Saturday, June 21, 2008

Cheering at D II

Earlier last year, the NCAA launched the "I chose Division II" campaign. The campaign uses a hexagon for its framework, six "sides" of a DII student athlete — Passion, Balance, Resourcefulness, Service, Learning and Sportsmanship.


At NSU, many student-athletes were recruited by Division I schools, but they ultimately chose DII NSU because they can still play their sport, but can also be a common student.


A significant percentage of high school student athletes would love to cheer at a DI school. Plus, with college-athletic specific networks such as ESPNU, CSTV and the Big Ten Network showing college sports around the clock, our obsession with DI sports is greater than it has ever been.


As a result, DII always has been looked upon as a "back-up."


Some student-athletes choose a DII school because they did not receive any DI offers, but they still want to continue cheering.


And there's nothing wrong with that. It's better to cheer at a lower division than not cheer at all. But here's the thing — for some high school student athletes, DII is not the last resort.


Along with cheering at a Division I university comes high expectations, a huge time commitment, and a lot of pressure from alumni, faculty and fellow students.

No, Division II sports aren't the last option. For a lot of people, it's the first.


Tuesday, June 17, 2008

What do college coaches look for?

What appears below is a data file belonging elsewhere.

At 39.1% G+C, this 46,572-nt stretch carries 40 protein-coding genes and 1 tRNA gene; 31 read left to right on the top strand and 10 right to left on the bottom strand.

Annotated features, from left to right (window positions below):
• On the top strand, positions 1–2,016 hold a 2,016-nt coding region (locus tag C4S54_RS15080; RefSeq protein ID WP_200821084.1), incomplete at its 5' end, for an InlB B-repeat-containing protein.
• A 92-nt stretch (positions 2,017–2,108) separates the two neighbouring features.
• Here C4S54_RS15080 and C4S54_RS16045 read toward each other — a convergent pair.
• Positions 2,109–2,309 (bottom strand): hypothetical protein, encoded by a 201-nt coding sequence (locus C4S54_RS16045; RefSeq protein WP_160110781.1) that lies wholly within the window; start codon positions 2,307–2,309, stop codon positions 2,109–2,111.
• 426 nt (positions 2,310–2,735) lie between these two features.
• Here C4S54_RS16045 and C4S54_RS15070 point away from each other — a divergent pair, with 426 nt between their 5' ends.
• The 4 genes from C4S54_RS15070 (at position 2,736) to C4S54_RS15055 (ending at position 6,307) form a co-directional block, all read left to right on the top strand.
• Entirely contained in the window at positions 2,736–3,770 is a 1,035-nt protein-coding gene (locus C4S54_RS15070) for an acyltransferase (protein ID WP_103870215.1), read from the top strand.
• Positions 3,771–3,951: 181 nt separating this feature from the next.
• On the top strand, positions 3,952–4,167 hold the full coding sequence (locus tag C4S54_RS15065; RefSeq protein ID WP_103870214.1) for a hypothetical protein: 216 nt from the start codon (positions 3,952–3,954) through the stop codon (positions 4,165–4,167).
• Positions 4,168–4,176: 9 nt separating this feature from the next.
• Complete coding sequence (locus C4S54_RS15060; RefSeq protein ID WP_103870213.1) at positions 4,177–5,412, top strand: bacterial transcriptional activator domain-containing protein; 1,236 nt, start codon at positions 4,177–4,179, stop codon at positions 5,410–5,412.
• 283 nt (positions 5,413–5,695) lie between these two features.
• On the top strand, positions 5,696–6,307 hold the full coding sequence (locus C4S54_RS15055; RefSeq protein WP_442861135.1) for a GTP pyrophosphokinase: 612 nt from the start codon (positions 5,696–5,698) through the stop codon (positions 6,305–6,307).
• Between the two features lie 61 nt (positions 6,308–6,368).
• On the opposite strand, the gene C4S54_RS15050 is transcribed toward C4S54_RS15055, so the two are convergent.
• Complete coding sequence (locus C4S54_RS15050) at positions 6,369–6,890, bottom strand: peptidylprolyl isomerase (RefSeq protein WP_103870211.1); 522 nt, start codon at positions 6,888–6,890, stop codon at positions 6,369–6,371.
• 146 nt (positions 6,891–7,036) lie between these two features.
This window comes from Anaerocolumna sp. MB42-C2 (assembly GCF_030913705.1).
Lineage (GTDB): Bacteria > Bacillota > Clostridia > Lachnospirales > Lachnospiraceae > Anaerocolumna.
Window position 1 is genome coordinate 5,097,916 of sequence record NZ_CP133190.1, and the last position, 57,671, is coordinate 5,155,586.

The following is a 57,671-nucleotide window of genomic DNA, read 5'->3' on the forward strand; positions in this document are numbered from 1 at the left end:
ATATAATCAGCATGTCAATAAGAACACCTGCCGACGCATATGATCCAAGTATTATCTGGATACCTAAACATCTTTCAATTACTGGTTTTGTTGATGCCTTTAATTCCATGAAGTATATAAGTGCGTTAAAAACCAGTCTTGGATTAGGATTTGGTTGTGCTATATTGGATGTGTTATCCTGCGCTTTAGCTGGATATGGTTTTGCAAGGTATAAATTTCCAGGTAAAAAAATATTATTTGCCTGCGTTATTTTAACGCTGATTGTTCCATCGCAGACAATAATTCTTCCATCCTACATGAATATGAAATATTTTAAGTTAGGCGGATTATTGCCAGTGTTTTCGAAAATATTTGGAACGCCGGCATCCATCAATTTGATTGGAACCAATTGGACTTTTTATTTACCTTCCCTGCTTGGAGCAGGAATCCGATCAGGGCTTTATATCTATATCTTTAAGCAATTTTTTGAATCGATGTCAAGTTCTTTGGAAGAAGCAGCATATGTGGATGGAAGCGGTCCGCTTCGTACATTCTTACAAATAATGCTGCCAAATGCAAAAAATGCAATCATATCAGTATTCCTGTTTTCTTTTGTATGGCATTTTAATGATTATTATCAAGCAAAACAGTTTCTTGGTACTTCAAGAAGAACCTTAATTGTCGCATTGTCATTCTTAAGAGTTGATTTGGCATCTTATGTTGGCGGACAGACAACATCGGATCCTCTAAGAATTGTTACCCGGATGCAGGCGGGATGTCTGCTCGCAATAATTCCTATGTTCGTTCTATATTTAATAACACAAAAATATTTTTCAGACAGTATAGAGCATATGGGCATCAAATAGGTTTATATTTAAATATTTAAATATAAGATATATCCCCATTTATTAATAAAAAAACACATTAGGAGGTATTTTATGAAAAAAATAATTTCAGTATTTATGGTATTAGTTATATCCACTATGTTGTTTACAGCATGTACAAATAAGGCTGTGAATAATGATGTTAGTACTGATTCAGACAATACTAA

What do college coaches seek in high school cheerleaders?

If a cheerleader is talented, a college coach will find them. If they are good enough, there will be many coaches on all levels who want some of their attention.

But talent only is one element in the equation. An athlete's makeup, character and interpersonal relationships with teammates, parents and coaches speak volumes.

And there is one thing that stands out above all else.

If you're a lazy student, then why would anyone want to take you as a player? There is no reason for you not to work hard and work smart. You have to ask if you're a leader or a follower. There are plenty of followers in the classroom.

There are certain steps each player must take to be qualified to cheer at the college level. They include graduating high school, taking core courses in math, science and English, and earning strong ACT and SAT scores.

Some cheerleaders feel it is important to visit colleges during their Junior year, but don't take them unless you're serious about the school. Don't waste your time, your parents' time and the school's.

Another avenue is for athletes to scope out rosters on the Web and project who may be there to see if there is a spot for them.

A player must find the right fit.

College coaches know that lazy students make for lazy cheerleaders. Off-the-field stuff matters. I'll do my homework. I'll talk to as many people as I can to find out what kind of a person the cheerleader is.

I'll show up to their high school practice. I'll see who was the first out of their car, who was the last in after practice.

Cheering in college is the best for teaching resiliency. It's not going to be easy.